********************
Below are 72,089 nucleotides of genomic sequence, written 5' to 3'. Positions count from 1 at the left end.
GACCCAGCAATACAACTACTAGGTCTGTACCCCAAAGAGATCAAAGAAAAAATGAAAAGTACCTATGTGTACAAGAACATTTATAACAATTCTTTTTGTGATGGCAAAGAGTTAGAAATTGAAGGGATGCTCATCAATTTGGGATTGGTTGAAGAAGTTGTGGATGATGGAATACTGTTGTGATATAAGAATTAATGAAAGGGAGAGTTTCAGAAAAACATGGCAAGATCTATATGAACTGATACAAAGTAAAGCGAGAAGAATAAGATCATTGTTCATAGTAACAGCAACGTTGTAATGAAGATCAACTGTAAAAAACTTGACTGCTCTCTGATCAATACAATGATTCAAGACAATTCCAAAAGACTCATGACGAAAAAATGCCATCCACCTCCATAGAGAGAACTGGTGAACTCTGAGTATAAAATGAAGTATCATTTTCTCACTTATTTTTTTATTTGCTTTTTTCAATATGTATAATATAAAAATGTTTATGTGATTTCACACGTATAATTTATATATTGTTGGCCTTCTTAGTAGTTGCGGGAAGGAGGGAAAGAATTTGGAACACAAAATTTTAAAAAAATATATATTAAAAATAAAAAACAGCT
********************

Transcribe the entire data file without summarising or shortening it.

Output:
Below are 72,089 nucleotides of genomic sequence, written 5' to 3'. Positions count from 1 at the left end.
GACCCAGCAATACAACTACTAGGTCTGTACCCCAAAGAGATCAAAGAAAAAATGAAAAGTACCTATGTGTACAAGAACATTTATAACAATTCTTTTTGTGATGGCAAAGAGTTAGAAATTGAAGGGATGCTCATCAATTTGGGATTGGTTGAAGAAGTTGTGGATGATGGAATACTGTTGTGATATAAGAATTAATGAAAGGGAGAGTTTCAGAAAAACATGGCAAGATCTATATGAACTGATACAAAGTAAAGCGAGAAGAATAAGATCATTGTTCATAGTAACAGCAACGTTGTAATGAAGATCAACTGTAAAAAACTTGACTGCTCTCTGATCAATACAATGATTCAAGACAATTCCAAAAGACTCATGACGAAAAAATGCCATCCACCTCCATAGAGAGAACTGGTGAACTCTGAGTATAAAATGAAGTATCATTTTCTCACTTATTTTTTTATTTGCTTTTTTCAATATGTATAATATAAAAATGTTTATGTGATTTCACACGTATAATTTATATATTGTTGGCCTTCTTAGTAGTTGCGGGAAGGAGGGAAAGAATTTGGAACACAAAATTTTAAAAAAATATATATTAAAAATAAAAAACAGCT